Sawhorse Standing Desk

I’m constantly searching “workspaces” on Pinterest and pinning to my space board. Two things I found in common with almost every space I love: plants and standing desks. The idea of standing up while writing, doing projects, and working on homework really appealed to me. Plus, I love how standing desks look and the amount of work space most of them provide.

Determined to make my own standing desk, I set off to a couple of my go-to project places: Lowe’s and Habitat for Humanity Restore.

Here’s what I bought:

  • Old wood door- Habitat for Humanity, $1 (dollar door section) Side note: At first, I was concerned about the hole in the door where the doorknob used to be, but my sister pointed out that it’ll be perfect for my laptop cord to go through!  
  • Five 2×4 pieces- Lowe’s, $8
  • Sawhorse Brackets– Lowe’s, $7
  • Wood Finish in English Chestnut- Lowe’s, $4
  • Liquid Nails, $3

The height of the wood depends on your height (first 4 pieces) and the length of your door or desk top (fifth piece). Everyone is always friendly and patient at Lowe’s and will cut the wood for you for free.

I told the man that helped me that I wanted the “legs” of my desk to be standing height. We held the wood up and I put my hands where I would rest them on a desk or laptop. The fifth piece of wood should be length of your desktop (or door) minus about 4 inches. I was able to buy a scrap piece of wood for the fifth piece for only 75 cents!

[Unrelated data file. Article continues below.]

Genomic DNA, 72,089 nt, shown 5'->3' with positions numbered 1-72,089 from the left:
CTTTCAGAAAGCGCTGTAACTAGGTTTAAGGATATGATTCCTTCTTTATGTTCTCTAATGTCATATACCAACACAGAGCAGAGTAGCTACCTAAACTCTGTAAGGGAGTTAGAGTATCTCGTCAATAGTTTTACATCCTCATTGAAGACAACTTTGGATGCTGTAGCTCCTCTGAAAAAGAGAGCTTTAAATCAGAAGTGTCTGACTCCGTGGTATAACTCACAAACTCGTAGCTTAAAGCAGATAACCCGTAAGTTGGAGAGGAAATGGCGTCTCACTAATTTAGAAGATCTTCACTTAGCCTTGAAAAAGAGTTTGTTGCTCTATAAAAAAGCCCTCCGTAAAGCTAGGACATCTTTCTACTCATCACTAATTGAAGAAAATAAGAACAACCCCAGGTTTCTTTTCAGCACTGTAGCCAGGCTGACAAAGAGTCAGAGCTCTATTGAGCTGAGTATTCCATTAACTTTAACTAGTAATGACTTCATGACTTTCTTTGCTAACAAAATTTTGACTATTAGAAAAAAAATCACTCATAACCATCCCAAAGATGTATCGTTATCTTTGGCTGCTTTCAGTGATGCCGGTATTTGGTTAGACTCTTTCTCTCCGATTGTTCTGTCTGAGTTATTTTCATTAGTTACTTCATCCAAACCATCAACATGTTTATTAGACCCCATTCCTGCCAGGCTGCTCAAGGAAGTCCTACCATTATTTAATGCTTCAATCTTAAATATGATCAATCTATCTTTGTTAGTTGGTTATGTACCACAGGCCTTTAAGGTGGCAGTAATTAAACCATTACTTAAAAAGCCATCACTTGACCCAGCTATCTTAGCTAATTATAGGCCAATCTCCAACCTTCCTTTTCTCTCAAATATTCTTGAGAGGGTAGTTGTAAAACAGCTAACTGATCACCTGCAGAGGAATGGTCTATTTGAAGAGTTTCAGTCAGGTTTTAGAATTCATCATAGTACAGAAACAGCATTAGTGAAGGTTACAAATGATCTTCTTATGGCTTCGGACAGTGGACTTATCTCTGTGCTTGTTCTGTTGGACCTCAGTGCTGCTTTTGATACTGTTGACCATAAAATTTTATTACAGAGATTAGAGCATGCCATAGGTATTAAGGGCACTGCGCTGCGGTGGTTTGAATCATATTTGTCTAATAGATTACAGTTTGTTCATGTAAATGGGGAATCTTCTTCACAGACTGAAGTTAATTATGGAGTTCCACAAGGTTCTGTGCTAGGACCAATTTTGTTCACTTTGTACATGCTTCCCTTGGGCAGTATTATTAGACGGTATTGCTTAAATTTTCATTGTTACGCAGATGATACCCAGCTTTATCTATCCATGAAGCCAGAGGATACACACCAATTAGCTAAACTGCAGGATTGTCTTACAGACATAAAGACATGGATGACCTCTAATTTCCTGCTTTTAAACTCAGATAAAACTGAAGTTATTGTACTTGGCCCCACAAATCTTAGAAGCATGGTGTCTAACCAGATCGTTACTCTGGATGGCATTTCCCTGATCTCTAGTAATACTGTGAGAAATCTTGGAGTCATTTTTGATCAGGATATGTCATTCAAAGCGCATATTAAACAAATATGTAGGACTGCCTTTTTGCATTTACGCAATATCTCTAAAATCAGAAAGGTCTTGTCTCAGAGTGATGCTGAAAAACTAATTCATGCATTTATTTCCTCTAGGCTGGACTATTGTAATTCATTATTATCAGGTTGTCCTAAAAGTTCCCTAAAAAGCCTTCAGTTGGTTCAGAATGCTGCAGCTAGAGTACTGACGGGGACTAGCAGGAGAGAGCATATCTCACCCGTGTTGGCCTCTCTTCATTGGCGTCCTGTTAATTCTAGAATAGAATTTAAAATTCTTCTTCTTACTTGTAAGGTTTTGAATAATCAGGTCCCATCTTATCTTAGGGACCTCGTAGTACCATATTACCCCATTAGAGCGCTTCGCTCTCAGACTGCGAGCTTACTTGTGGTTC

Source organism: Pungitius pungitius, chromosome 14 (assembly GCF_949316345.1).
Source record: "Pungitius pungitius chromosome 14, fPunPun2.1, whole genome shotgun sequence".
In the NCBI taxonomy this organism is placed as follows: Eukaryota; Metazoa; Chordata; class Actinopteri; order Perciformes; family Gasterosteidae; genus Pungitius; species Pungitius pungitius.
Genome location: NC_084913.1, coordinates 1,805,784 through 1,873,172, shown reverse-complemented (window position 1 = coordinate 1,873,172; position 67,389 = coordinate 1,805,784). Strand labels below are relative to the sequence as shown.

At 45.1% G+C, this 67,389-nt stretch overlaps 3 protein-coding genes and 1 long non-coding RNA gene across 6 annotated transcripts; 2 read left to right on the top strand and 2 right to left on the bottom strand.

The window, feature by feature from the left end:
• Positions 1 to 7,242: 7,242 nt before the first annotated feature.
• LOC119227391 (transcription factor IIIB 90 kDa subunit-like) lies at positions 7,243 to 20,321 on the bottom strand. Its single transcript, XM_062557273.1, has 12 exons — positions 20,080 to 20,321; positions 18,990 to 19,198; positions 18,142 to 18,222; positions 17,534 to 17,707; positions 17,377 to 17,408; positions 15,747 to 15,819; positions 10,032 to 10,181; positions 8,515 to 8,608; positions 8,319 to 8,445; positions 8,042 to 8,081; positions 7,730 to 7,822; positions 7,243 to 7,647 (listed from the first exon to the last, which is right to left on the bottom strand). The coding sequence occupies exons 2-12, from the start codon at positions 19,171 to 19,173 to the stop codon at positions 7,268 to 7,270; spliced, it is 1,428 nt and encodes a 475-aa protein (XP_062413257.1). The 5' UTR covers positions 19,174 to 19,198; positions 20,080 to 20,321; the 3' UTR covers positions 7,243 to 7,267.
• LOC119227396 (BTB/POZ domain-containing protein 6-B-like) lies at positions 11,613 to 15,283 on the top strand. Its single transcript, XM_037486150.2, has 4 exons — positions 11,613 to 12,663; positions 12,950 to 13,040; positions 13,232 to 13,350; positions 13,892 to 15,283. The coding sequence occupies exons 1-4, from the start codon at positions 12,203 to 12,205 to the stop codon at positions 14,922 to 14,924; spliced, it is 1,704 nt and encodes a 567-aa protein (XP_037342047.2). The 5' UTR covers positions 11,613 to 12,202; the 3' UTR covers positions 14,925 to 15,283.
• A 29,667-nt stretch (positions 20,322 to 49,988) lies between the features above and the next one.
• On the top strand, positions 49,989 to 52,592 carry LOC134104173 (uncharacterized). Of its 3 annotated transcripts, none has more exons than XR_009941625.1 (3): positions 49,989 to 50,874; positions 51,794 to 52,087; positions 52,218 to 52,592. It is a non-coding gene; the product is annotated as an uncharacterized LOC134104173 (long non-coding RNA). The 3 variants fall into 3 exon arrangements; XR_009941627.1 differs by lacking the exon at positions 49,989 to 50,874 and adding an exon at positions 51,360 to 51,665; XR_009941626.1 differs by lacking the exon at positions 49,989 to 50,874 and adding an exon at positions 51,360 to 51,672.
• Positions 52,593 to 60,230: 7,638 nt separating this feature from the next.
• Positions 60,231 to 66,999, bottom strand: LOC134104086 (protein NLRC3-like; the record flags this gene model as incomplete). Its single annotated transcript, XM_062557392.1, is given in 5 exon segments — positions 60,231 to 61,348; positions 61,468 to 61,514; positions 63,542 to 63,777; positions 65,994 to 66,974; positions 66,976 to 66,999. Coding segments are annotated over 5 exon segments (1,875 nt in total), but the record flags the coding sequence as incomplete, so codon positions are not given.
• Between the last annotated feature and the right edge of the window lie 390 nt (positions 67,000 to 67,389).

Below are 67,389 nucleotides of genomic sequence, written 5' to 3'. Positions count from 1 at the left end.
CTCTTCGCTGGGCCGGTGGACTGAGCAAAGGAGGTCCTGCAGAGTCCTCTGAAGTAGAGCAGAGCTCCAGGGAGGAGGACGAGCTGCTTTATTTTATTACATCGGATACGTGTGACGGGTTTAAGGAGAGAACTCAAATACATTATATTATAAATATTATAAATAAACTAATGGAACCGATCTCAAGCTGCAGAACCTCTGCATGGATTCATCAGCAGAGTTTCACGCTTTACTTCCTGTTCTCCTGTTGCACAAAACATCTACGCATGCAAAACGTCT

Once I had all of my supplies, the desk went together in 4 simple steps:

1. Paint the top and sides of the door and stain all 5 wood pieces

2. With liquid nails, glue the fifth piece of wood (the one different than the other four) to the bottom of the door *let dry for 1-2 days*

wood

3. Slide the other four pieces of wood into the two sawhorse clamps (they’ll fit perfectly, but might take an extra oomph)

4. Attach the sawhorses to the piece of wood on the bottom of the door

My last step was to to find a stool on Craigslist for $5 and paint it white to match the door. This project started off completely as an experiment, but I am so happy with how it turned out!

photo

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Chevron Painted Table

I’m loving the new chevron stripe trend, and I was excited to give it a try today! I began with an old sewing machine cabinet from my Grandma’s attic, painted it white, and then started the fairly easy chevron process. I first printed out a pattern; I used this one, but you can use whatever size you want or draw your one. Next, I used painting tape and taped the pattern right on to my table like this:

I wasn’t too worried about making the lines perfect, but perfect is definitely doable! I painted the areas outside of the tape, waited for it to dry, slowly removed the tape, and wa-la chevron!!

I finished off by priming and then painting the drawer pull turquoise. Because the table was given to me for free and I used left over paint, the project ended up being very inexpensive (less than 5 dollars!) Here is the before and after: